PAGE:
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Metro to host Green Lake meeting to discuss routing options for RapidRide E Line

What do you think? (2 Comments) January 11, 2012 at 5:04PM

King County Metro Transit will be introducing RapidRide service between Shoreline and Downtown Seattle in 2013, and is looking for input to finalize the routing.

According to Metro, the RapidRide E Line will provide “frequent, fast, and reliable service” connecting Shoreline and North Seattle neighborhoods to downtown. It will have 10 to 15-minute frequency most of the day, seven days a week.

Metro is considering two routing options for the Green Lake area, and is hosting an open house meeting to provide information, answer questions, and get feedback on those options and the overall route design and stop locations. The meeting will be held Wednesday, Jan. 25, 2012, 6-8 p.m. at the Green Lake Presbyterian Church (6318 Linden Ave N).

You can also provide input by visiting the “Have a Say” website, by making comments by email, or by phoning 206-263-9768 (English) or 206-263-9988 (Spanish).

More information about RapidRide, via Metro:

RapidRide is a different type of Metro service that includes newly designed buses, shelters and signs. The distinctive red-and-yellow buses are energy efficient, low-emission hybrid vehicles with low floors and three doors for easier, faster boarding. Metro’s A Line between Tukwila and Federal Way debuted in 2010, and the B Line connecting Bellevue and Redmond rolled out in 2011. The C and D lines – serving Ballard and West Seattle – will begin this coming September.

2 Responses to “Metro to host Green Lake meeting to discuss routing options for RapidRide E Line”

  1. Mike Perry says:

    I’d strongly recommend that those who live in Phinney/Greenwood take the time to look at the plans for this RapidRide E line. There’ll be only one stop that most of us in the neighborhood can catch and they’re considering two options for it.

    One option is on a residential street at 68th and Linden just a few blocks north of the current #358 bus stop. That’s a reasonable option, easily and safely reached. I’d prefer buses continued using the existing stop at 63rd since it’s easy for those going to Green Lake and points east through the under Aurora tunnel, but this option is a reasonable one.

    The other option is a major mistake that will almost certainly well have deadly consequences. It’s probably in consideration because staying on Aurora would make RapidRide E a bit more rapid. It’s on Aurora at one of the most dangerous stretches on the entire street. Traffic coming from the south has had a long run with no lights or traffic stops, so it moves quite fast.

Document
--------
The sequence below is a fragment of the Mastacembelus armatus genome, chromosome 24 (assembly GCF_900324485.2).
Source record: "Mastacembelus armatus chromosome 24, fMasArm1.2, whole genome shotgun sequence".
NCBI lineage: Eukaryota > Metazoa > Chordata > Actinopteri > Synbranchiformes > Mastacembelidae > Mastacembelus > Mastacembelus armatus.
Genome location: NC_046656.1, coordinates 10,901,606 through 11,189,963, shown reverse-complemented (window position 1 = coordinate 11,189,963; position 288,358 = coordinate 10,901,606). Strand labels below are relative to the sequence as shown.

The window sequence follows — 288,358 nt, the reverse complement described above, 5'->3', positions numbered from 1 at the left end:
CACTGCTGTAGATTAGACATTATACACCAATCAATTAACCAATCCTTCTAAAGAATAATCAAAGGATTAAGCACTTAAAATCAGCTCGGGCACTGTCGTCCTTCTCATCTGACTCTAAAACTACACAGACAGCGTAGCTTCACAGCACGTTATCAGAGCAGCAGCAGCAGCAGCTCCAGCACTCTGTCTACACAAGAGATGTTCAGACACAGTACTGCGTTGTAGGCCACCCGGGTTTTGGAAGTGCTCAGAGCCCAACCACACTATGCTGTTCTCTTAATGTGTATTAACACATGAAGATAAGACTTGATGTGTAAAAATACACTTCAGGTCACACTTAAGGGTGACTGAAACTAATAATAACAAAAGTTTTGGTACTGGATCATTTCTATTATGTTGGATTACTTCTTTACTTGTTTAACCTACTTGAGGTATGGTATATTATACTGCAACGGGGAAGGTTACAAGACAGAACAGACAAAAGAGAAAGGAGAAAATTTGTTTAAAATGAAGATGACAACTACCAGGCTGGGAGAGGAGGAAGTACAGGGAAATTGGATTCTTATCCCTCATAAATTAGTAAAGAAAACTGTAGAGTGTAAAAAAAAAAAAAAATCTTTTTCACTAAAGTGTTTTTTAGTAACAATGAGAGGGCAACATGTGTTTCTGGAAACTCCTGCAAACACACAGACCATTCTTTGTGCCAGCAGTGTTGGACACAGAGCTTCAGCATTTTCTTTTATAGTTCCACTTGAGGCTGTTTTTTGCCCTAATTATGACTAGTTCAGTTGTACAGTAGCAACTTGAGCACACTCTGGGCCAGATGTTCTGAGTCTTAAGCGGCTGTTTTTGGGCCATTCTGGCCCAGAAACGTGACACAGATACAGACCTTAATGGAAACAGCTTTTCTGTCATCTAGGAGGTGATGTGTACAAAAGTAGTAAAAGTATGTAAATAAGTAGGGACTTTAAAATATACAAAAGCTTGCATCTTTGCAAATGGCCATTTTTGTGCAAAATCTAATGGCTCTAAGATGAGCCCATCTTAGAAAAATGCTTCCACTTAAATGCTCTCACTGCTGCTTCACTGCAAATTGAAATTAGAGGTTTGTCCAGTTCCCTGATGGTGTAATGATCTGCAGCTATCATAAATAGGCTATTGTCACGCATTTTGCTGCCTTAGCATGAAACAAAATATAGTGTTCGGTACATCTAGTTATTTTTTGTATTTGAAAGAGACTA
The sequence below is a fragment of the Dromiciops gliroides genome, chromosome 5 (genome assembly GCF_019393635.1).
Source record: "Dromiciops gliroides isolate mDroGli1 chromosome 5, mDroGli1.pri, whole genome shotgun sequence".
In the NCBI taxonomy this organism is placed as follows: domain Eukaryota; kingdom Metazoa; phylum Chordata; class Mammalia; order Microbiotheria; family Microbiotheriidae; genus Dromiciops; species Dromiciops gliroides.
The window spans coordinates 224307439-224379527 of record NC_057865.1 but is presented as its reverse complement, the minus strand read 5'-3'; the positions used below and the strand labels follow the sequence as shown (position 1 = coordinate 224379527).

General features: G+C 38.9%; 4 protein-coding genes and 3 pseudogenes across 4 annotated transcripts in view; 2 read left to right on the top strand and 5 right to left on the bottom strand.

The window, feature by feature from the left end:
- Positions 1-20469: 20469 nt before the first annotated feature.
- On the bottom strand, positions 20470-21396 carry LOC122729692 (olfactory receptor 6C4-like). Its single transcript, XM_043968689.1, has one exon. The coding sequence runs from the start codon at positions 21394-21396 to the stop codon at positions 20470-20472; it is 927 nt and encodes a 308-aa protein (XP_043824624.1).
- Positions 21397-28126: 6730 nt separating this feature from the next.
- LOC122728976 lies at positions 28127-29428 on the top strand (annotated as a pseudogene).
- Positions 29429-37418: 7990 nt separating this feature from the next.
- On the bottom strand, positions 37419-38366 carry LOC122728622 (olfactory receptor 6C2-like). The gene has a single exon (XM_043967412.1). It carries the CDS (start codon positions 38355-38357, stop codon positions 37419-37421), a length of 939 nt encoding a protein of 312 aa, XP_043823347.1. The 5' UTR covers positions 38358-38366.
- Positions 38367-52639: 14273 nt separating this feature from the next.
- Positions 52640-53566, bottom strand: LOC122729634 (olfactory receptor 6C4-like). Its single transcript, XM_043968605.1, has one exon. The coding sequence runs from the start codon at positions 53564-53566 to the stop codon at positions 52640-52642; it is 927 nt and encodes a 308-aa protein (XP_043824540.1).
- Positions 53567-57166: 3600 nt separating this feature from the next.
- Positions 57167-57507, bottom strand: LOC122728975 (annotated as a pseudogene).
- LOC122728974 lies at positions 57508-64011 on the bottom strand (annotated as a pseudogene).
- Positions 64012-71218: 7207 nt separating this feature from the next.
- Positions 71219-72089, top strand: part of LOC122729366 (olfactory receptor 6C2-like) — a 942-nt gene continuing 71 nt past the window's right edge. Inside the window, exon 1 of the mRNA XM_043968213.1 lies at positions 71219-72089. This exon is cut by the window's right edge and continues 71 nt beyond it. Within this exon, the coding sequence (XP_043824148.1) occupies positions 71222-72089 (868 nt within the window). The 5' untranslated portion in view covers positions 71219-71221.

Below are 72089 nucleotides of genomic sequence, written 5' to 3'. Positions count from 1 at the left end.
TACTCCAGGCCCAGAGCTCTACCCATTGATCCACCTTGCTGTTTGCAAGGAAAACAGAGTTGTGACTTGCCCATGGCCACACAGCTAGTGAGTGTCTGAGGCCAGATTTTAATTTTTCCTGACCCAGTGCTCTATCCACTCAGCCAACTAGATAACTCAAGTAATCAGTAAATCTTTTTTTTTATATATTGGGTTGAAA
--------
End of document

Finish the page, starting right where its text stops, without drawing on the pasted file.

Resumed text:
Those catching the bus to go anywhere from this second option will have to cross Aurora itself either coming or going. The only protection they’ll have from being run over is the existing pedestrian light. Those speeding along in the rain, hurrying to work or home, will find that light all too easy to miss, and I’d hate to be a mother trying to shepherd small kids across it or an elderly person with mobility problems. Further north, where RapidRide has numerous stops on Aurora, that’s less of an issue, since all the traffic lights keep traffic slow and drivers alert.

    The city already has experience with these sorts of stops. Aurora at the foot of Queen Anne has several similar bus stops, all on a stretch where traffic isn’t interrupted by lights and moves fast. But those stops have an underpass or overpass (rather than just a light) to the other side. In spite of that people who’ve gotten in a hurry have still gotten killed crossing the street. We don’t want that in our neighborhood.

    Nothing can be done about those Queen Anne stops. There’s no side street for buses to exit on. But for Greenwood/Phinney, we do have an option. The bus can exit like #358 now does, so it can drop off and pick up passengers at location that’s safe to reach.

    –Michael W. Perry, author of Untangling Tolkien

    • Badbie says:

      If the stops on Aurora going south why would you need to cross Aurora to board southbound? It makes much more sense to route the bus to Aurora with a stop somewhere near 63rd (close to the underpass) rather than keep it on a residential street where there is a bike lane, walkers and people crossing to go to Greenlake. A bus every 10 minutes would seems very unsafe for pedestrians and bikers.